Monthly Archives: December 2019

5 Common Dental Tools

Does the thought of a trip to the dentist give you anxiety? You are not alone. Yet it might help to understand the different dental tools that you are likely to encounter in the dentist office and what they do. Some are just simple hand implements, while others are motorized equipment that require dental O rings and gaskets. In either case, each has an important role to play in assessing and preserving your dental health.

1. Dental Drill

A dental drill sprays water into your mouth as it spins. This is to prevent it from becoming too hot. With a speed of 250,000 revolutions per minute, it can otherwise create a lot of friction. Before using a dental drill, a dentist administers a local anesthetic to numb the area and prevent it from becoming painful. However, it can cause some discomfort due to the vibrations it can cause in your mouth and the noise it makes.

2. Suction Device

Also known as a saliva ejector, this device is vacuum powered to remove any fluids from your mouth to give the dentist a dry surface to work with. For the device to work more effectively, you may sometimes have to close your mouth around it. However, wait to do this until you receive the instruction to do so.

3. Mouth Mirror

The mouth mirror is more or less exactly what it sounds like, a little round mirror on a stick. It serves a dual purpose of allowing the dentist to move your cheek or tongue out of the way and visualize remote structures in the mouth more easily.

4. Sickle Probe

The sickle probe is a very narrow, curved hand tool. It is used to scrape away plaque and tartar on the teeth. It also helps the dentist to discover signs of periodontal disease or cavities.

5. Scaler

A scaler is similar to a sickle probe. However, it is used when the buildup is more significant.

Tips for Children with Chronic Illnesses

When you have a child with a chronic illness or other medical condition, it can seem overwhelming. Here are some tips for making sure that things go as smoothly as possible in every facet of your child’s life.

Inform Teachers and Other Authorities

If your child is spending hours every day at school, or they participate in an activity like a sport or club, then you should make sure to tell other adults in their life about allergies or medical conditions. This way, if your child has an emergency or accident away from home, then they will feel confident to handle it appropriately.

Make Sure They Wear an Identification Bracelet

Children’s medical id bracelets are a great option if your child has a condition such as asthma, or an allergy. They can give paramedics or medical professionals quick access to the vital information that they need to treat your child, and possibly save his or her life. You can get a traditional medical bracelet that is made of a strong metal material, or you can even purchase a digital version that can be plugged into a computer.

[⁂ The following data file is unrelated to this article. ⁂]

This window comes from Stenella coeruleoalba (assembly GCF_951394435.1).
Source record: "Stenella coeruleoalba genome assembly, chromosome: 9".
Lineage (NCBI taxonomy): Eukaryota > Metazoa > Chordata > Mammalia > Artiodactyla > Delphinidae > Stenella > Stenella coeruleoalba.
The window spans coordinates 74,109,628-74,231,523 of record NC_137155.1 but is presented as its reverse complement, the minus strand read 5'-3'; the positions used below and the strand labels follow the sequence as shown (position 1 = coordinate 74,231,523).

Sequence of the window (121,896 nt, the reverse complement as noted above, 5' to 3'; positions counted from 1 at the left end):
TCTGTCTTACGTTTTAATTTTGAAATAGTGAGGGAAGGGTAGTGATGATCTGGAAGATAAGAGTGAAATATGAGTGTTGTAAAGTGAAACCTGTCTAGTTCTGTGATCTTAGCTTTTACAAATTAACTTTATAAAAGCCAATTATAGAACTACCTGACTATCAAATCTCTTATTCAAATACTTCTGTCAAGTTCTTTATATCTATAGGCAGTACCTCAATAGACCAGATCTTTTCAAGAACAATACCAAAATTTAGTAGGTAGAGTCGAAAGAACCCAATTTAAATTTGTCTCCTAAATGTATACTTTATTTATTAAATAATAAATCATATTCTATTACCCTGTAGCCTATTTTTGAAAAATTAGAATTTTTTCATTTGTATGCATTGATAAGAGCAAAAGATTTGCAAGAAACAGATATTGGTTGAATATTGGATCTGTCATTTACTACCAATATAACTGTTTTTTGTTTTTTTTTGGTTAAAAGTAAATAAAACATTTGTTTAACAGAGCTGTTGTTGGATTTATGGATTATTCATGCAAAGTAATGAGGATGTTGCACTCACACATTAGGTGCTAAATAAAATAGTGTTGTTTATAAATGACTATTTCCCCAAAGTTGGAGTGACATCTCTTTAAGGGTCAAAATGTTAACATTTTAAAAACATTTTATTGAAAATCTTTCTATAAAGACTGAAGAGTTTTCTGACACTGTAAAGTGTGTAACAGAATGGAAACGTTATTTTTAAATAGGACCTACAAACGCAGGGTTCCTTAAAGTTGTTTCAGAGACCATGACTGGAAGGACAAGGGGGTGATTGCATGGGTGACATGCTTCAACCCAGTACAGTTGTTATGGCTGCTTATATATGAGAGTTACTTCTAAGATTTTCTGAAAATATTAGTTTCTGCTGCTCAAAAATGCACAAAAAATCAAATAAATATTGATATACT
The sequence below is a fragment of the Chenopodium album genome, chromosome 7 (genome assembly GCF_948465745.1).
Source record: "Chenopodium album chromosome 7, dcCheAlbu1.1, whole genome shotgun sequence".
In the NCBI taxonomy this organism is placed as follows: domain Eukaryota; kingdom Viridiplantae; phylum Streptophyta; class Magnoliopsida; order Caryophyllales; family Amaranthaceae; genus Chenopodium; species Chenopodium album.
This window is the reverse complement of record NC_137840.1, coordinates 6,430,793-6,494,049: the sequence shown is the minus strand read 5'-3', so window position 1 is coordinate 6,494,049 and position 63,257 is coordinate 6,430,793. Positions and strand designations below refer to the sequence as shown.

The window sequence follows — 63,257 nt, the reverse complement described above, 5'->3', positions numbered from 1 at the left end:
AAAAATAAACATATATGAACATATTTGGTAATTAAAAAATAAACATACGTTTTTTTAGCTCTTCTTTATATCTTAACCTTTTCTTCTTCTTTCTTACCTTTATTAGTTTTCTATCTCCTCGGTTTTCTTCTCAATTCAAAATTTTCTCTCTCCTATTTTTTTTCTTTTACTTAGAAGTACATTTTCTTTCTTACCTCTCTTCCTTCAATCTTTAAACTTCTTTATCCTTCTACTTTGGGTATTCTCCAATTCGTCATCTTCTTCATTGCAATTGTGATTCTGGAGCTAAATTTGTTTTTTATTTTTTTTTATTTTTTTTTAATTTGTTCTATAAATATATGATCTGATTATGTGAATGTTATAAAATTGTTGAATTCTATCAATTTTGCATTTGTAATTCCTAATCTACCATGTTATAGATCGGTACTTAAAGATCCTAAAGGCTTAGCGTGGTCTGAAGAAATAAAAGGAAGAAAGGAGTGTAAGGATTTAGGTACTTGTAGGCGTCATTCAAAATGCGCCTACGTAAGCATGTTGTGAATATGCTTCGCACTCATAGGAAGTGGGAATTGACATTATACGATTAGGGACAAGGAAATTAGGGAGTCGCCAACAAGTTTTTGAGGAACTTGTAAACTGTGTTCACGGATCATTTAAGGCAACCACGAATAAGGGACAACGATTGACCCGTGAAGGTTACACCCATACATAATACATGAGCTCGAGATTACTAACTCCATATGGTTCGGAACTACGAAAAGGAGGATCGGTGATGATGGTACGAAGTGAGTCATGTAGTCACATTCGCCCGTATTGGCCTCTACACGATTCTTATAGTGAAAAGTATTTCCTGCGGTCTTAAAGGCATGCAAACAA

Educate Them Early About Their Condition

When your child can understand what it means to be chronically ill, you should talk to them about how best to manage their condition, and what to do in a variety of situations. You can also tell them how to talk to adults or authorities about what they need in order to best take care of themselves. Teaching your child to be an advocate for their own health will ensure that they are well taken care of in any setting.

Having a child with medical issues does not have to be difficult. With these solutions, you can be sure that your child will be healthy, no matter where they go.

Three Ways to Support a Family Experiencing Childhood Cancer

When a child receives a diagnosis of cancer, it is a devastating and difficult beginning to a long path of treatment. Here are three ways you can support a family or loved one who has a child with a cancer diagnosis.

Give Tangible Support

If possible, communicate to the family you will be doing a certain household task or errand for them. DO not ask what you can do, just give options of when and what you will do because families are in crisis mode and often will not reach out to tell you what they need. For example, tell them you are going to come mow their lawn and ask good times to do so. Tell them you are making a trip to the grocery store today or tomorrow and ask for a list. Let them know you are going to pick up their other children for a weekend away with your family and ask if one of two or three weekends will work.

Hospital-Based Support

Because cancer requires a lot of appointments, procedures and waiting, families have a lot of needs at the hospital. Send meal delivery gift cards, support the family with gas cards, or send care packages for the parent(s) and child. Ask if it would be appropriate to come and visit or sit with them or their child at any point. Another way you can support a family is to help give them a couple of support resources like childhood leukemia support groups or assistance to families.

Look Down the Road

Many times, the family will experience an outpouring of tangible and emotional support from their loved ones initially. However, childhood cancer, even in the best-case scenarios, is a long and drawn out journey and many times it is those times after the first few weeks or months where the family is in the throes of treatment and stress but the support often reduces. Reach out initially to let them know you care but perhaps do a lot of concerted efforts to support the family several weeks or months after the initial diagnosis.